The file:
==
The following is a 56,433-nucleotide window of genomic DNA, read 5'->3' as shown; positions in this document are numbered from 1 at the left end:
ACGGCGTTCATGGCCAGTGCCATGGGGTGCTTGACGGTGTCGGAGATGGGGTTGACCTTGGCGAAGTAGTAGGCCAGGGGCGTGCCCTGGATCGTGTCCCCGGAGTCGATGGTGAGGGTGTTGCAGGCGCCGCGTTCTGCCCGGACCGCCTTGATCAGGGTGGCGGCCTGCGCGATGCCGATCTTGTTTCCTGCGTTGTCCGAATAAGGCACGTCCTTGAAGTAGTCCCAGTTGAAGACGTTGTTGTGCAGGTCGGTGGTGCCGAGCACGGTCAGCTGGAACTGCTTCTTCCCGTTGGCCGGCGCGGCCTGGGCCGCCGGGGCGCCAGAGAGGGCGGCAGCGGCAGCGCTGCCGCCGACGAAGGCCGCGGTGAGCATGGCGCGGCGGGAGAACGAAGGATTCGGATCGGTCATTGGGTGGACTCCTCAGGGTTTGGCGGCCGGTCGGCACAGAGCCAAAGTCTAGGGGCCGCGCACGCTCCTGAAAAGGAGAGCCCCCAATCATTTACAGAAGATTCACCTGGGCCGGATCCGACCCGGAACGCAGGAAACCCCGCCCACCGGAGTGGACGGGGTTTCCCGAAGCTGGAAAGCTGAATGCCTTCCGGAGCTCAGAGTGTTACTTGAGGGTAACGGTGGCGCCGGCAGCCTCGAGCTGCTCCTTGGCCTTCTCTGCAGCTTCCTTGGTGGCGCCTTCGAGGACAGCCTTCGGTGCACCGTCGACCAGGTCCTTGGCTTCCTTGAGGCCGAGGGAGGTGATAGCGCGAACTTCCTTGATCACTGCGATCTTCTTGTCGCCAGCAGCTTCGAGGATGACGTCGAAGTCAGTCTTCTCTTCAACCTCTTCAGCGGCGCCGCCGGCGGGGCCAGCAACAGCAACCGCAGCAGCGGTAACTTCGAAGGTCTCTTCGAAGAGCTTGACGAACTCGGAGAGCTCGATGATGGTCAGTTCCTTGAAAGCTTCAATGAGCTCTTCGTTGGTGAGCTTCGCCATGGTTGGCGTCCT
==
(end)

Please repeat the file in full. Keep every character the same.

The following is a 56,433-nucleotide window of genomic DNA, read 5'->3' as shown; positions in this document are numbered from 1 at the left end:
ACGGCGTTCATGGCCAGTGCCATGGGGTGCTTGACGGTGTCGGAGATGGGGTTGACCTTGGCGAAGTAGTAGGCCAGGGGCGTGCCCTGGATCGTGTCCCCGGAGTCGATGGTGAGGGTGTTGCAGGCGCCGCGTTCTGCCCGGACCGCCTTGATCAGGGTGGCGGCCTGCGCGATGCCGATCTTGTTTCCTGCGTTGTCCGAATAAGGCACGTCCTTGAAGTAGTCCCAGTTGAAGACGTTGTTGTGCAGGTCGGTGGTGCCGAGCACGGTCAGCTGGAACTGCTTCTTCCCGTTGGCCGGCGCGGCCTGGGCCGCCGGGGCGCCAGAGAGGGCGGCAGCGGCAGCGCTGCCGCCGACGAAGGCCGCGGTGAGCATGGCGCGGCGGGAGAACGAAGGATTCGGATCGGTCATTGGGTGGACTCCTCAGGGTTTGGCGGCCGGTCGGCACAGAGCCAAAGTCTAGGGGCCGCGCACGCTCCTGAAAAGGAGAGCCCCCAATCATTTACAGAAGATTCACCTGGGCCGGATCCGACCCGGAACGCAGGAAACCCCGCCCACCGGAGTGGACGGGGTTTCCCGAAGCTGGAAAGCTGAATGCCTTCCGGAGCTCAGAGTGTTACTTGAGGGTAACGGTGGCGCCGGCAGCCTCGAGCTGCTCCTTGGCCTTCTCTGCAGCTTCCTTGGTGGCGCCTTCGAGGACAGCCTTCGGTGCACCGTCGACCAGGTCCTTGGCTTCCTTGAGGCCGAGGGAGGTGATAGCGCGAACTTCCTTGATCACTGCGATCTTCTTGTCGCCAGCAGCTTCGAGGATGACGTCGAAGTCAGTCTTCTCTTCAACCTCTTCAGCGGCGCCGCCGGCGGGGCCAGCAACAGCAACCGCAGCAGCGGTAACTTCGAAGGTCTCTTCGAAGAGCTTGACGAACTCGGAGAGCTCGATGATGGTCAGTTCCTTGAAAGCTTCAATGAGCTCTTCGTTGGTGAGCTTCGCCATGGTTGGCGTCCT